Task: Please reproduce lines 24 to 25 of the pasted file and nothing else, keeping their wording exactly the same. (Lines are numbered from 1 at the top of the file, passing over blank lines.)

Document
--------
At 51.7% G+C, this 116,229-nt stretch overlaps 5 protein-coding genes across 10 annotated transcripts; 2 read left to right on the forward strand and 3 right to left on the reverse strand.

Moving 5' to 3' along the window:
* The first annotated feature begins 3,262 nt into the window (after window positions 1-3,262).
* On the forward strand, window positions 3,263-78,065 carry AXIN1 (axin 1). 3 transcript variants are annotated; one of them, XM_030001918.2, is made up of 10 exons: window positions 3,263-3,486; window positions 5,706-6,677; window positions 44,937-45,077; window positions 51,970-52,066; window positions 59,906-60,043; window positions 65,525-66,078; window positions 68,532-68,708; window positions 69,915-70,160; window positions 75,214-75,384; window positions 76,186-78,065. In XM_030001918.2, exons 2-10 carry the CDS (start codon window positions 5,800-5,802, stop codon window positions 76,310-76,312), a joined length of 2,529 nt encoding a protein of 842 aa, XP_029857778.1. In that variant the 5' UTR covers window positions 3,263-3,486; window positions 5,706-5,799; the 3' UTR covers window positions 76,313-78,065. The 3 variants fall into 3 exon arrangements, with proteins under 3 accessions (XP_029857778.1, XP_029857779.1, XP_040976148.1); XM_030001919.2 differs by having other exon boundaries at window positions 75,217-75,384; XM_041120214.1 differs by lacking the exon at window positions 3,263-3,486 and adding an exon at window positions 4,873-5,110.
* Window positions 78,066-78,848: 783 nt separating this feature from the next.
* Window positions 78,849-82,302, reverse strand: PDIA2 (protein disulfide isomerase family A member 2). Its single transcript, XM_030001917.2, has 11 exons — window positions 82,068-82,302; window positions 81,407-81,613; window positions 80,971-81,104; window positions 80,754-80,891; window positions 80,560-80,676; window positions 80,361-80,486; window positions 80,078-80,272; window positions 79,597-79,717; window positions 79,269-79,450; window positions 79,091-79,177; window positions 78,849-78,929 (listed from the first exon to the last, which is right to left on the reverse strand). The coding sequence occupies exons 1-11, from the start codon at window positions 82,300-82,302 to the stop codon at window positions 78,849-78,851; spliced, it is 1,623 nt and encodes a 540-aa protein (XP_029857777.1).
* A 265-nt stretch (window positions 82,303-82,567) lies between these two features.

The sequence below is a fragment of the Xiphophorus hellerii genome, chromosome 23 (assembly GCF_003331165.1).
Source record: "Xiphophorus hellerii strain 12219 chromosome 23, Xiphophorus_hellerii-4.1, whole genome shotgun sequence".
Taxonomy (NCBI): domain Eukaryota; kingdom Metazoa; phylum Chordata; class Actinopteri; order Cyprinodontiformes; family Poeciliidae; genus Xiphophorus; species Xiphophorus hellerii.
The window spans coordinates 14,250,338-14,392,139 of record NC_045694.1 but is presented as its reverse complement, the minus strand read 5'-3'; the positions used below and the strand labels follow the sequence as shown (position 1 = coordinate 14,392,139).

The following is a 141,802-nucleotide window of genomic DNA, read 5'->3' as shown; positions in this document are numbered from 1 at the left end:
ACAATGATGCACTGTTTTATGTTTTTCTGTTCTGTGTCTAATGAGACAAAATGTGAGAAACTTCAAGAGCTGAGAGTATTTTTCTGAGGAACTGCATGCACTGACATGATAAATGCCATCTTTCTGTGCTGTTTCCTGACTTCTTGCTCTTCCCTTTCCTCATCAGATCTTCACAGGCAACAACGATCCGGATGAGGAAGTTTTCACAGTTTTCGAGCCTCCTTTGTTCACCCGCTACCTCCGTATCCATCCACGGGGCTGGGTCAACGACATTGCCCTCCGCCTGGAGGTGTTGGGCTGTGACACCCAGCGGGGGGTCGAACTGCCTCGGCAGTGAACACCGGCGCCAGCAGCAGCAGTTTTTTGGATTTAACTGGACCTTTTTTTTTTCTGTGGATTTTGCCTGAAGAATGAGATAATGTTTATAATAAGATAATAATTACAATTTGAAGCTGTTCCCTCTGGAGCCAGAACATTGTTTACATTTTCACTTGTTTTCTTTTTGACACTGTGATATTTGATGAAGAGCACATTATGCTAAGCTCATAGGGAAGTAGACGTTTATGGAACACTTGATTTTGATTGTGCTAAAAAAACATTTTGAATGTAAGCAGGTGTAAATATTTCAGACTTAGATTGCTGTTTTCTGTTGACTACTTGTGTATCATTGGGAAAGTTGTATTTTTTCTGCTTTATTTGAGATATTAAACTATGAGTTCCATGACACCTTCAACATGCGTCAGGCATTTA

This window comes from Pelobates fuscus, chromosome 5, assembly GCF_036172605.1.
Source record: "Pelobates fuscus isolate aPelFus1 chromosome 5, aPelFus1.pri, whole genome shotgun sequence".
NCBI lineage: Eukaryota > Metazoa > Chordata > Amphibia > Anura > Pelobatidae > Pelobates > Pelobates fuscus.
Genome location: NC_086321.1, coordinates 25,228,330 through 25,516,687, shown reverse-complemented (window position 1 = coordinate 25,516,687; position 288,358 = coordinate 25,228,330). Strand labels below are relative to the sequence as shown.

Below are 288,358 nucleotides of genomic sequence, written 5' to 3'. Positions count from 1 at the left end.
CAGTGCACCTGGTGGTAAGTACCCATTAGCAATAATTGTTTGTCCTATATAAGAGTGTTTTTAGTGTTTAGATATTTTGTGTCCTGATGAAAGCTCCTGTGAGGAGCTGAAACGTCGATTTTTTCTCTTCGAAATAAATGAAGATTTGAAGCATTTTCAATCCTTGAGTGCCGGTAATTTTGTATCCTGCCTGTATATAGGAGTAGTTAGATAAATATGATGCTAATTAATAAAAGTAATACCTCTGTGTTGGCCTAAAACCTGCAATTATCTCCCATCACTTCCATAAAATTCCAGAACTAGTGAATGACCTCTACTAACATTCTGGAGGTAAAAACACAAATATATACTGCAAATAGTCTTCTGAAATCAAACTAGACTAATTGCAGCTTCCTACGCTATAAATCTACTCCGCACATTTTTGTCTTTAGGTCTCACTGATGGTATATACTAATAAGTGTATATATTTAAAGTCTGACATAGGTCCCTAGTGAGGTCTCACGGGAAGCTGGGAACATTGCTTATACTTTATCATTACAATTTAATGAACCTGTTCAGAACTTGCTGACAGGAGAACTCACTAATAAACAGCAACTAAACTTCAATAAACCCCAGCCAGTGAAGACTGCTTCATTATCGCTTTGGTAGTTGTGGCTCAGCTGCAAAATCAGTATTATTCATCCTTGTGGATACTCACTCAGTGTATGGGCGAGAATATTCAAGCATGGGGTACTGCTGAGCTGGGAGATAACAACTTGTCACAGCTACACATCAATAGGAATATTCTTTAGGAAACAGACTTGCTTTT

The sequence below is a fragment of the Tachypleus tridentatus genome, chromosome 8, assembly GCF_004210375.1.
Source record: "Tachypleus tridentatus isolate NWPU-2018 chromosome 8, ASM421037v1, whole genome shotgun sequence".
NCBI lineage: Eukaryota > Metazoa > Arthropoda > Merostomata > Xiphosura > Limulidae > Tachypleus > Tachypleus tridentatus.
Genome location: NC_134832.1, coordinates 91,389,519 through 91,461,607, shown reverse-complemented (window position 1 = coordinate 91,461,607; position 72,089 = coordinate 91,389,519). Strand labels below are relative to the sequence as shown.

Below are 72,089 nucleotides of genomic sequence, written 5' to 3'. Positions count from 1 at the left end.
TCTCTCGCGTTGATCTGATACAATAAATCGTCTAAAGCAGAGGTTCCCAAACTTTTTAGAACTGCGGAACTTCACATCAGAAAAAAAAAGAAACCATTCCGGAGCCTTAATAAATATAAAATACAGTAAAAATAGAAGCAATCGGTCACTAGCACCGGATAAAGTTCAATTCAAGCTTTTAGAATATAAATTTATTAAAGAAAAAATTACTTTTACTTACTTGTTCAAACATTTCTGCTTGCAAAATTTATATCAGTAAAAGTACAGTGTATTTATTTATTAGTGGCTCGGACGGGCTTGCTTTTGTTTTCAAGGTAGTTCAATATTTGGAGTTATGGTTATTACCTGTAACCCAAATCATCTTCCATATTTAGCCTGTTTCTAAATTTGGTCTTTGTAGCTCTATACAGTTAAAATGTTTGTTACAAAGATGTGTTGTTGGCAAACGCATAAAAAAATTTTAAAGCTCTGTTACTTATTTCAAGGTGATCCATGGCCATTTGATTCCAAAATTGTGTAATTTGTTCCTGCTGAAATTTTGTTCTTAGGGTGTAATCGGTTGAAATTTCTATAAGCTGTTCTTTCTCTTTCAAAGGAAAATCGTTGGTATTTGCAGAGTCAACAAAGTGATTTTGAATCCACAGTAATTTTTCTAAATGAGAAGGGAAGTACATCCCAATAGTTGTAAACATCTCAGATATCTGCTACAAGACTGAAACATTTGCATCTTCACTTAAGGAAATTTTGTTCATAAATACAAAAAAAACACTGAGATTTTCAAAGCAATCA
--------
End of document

Below are 72,089 nucleotides of genomic sequence, written 5' to 3'. Positions count from 1 at the left end.
TCTCTCGCGTTGATCTGATACAATAAATCGTCTAAAGCAGAGGTTCCCAAACTTTTTAGAACTGCGGAACTTCACATCAGAAAAAAAAAGAAACCATTCCGGAGCCTTAATAAATATAAAATACAGTAAAAATAGAAGCAATCGGTCACTAGCACCGGATAAAGTTCAATTCAAGCTTTTAGAATATAAATTTATTAAAGAAAAAATTACTTTTACTTACTTGTTCAAACATTTCTGCTTGCAAAATTTATATCAGTAAAAGTACAGTGTATTTATTTATTAGTGGCTCGGACGGGCTTGCTTTTGTTTTCAAGGTAGTTCAATATTTGGAGTTATGGTTATTACCTGTAACCCAAATCATCTTCCATATTTAGCCTGTTTCTAAATTTGGTCTTTGTAGCTCTATACAGTTAAAATGTTTGTTACAAAGATGTGTTGTTGGCAAACGCATAAAAAAATTTTAAAGCTCTGTTACTTATTTCAAGGTGATCCATGGCCATTTGATTCCAAAATTGTGTAATTTGTTCCTGCTGAAATTTTGTTCTTAGGGTGTAATCGGTTGAAATTTCTATAAGCTGTTCTTTCTCTTTCAAAGGAAAATCGTTGGTATTTGCAGAGTCAACAAAGTGATTTTGAATCCACAGTAATTTTTCTAAATGAGAAGGGAAGTACATCCCAATAGTTGTAAACATCTCAGATATCTGCTACAAGACTGAAACATTTGCATCTTCACTTAAGGAAATTTTGTTCATAAATACAAAAAAAACACTGAGATTTTCAAAGCAATCA